Because well-intentioned people can unknowingly make bad decisions, it’s important to do plenty of research. Before making a lifelong commitment to a rabbit, take some time to read the information at rabbitron.com.
One last thing: If you’ve done all the research and still want a rabbit, please don’t shop, adopt. Contact your local animal shelter or a rescue organization like Hug-a-Bunny Rabbit Rescue, the House Rabbit Network, or Rabbit Rescue.
Caring for Candy-Colored Easter Chicks
Brightly colored newborn chicks might seem like the perfect festive Easter gift for an excited young person, but nothing could be further from the truth. In reality, dyed chicks is a cruel practice that turns live birds into nothing more than playthings that are quickly discarded by children with short attention spans.
These birds have many of the same needs as rabbits do — plenty of attention, room to roam and roost, veterinary care — and they face many of the same problems, too. Much like rabbits, people can become overwhelmed by the idea of caring for a baby chick as it grows into adult chickens which can lead to abandonment or worse.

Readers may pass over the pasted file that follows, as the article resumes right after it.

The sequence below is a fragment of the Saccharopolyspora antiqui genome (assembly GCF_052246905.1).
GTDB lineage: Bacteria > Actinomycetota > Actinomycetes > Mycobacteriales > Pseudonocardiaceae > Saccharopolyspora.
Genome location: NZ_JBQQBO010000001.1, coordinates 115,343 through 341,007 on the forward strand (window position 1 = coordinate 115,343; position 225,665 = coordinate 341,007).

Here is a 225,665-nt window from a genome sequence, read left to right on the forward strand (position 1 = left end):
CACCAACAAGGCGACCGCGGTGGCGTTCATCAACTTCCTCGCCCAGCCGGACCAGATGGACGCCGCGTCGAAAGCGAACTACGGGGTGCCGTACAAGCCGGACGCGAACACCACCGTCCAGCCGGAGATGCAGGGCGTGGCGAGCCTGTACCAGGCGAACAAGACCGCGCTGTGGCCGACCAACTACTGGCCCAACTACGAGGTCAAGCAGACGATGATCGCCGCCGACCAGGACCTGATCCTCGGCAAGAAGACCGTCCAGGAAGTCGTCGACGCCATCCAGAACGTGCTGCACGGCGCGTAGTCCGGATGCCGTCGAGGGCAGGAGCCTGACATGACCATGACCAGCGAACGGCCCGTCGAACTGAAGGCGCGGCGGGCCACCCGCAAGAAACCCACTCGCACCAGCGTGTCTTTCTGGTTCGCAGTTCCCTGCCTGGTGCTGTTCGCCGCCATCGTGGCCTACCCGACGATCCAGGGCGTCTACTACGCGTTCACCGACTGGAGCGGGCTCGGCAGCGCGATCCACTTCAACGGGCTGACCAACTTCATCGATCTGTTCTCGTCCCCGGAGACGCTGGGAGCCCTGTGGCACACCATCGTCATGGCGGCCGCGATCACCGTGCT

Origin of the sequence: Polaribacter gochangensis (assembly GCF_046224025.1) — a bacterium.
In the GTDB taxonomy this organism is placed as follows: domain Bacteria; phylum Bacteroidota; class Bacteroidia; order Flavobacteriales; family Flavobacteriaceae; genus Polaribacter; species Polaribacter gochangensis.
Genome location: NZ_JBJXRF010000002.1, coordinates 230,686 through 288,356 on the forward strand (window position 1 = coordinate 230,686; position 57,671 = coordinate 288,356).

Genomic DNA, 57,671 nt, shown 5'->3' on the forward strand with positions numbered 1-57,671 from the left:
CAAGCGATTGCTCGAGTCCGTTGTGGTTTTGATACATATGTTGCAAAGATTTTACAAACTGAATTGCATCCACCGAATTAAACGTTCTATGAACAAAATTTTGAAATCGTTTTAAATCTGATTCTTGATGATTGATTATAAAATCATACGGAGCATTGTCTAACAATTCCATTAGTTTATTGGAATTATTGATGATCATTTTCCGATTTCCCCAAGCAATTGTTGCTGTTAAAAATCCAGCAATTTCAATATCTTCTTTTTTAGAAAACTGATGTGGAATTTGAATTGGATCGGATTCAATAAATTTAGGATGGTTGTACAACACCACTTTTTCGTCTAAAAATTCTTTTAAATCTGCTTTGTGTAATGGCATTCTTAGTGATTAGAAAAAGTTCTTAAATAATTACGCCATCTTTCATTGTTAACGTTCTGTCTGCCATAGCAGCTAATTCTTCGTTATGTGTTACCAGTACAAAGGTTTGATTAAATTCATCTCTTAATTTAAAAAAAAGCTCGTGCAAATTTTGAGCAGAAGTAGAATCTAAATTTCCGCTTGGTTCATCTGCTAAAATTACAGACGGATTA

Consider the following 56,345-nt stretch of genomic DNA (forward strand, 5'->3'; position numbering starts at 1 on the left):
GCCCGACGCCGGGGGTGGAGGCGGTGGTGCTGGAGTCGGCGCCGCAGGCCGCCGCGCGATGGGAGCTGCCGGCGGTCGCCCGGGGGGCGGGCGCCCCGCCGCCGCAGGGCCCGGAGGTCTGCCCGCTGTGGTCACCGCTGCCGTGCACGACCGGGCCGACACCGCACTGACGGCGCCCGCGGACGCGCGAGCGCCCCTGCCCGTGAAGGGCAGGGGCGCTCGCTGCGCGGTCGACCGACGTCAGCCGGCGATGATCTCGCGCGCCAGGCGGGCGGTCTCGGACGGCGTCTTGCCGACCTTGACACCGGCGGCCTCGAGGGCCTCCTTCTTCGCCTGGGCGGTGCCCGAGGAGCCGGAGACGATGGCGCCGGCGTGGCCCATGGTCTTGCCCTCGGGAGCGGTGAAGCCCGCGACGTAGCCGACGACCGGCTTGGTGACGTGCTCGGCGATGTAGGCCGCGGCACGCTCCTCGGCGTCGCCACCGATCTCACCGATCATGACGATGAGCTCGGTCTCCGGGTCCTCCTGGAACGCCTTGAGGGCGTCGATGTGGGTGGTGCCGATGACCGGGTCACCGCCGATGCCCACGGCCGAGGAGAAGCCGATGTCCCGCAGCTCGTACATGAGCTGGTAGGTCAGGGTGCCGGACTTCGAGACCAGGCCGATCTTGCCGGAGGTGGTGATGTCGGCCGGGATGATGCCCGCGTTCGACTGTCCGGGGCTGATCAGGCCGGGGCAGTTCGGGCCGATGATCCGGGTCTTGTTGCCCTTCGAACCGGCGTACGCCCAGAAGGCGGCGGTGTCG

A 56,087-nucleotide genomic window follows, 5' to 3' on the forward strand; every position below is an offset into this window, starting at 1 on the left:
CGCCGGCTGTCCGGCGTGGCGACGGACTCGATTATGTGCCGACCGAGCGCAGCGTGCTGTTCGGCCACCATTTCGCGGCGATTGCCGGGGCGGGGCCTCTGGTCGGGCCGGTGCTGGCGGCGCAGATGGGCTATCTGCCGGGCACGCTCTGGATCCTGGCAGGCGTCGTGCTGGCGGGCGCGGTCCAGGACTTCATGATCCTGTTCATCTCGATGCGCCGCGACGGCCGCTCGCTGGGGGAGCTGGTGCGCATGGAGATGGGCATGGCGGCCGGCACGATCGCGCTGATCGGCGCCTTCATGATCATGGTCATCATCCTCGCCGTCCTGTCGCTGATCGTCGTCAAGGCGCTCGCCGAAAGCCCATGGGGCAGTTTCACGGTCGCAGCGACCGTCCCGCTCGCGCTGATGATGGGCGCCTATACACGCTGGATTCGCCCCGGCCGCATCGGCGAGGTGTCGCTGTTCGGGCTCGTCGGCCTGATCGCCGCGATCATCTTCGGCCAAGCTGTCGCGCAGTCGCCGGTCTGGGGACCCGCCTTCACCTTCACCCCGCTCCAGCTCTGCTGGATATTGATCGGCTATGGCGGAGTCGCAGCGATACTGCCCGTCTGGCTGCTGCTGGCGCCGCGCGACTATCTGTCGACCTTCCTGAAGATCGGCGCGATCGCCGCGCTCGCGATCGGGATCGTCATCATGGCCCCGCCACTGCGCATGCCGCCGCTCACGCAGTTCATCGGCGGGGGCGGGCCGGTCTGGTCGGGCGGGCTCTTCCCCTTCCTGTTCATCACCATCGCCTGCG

Unfortunately, these young birds have no knowledge or the experience of foraging or evading predators, making death an inevitable possibility. For those that do survive, they can ban together into feral colonies, disrupting native wildlife populations. Once the communities become unmanageable, cities will enact mandatory culling of the birds.
Easter chicks surrendered to animal shelters (if you can find one to take them) don’t fare any better either. In spring, many shelters and humane societies become overburdened, and finding suitable homes for them can be a real challenge.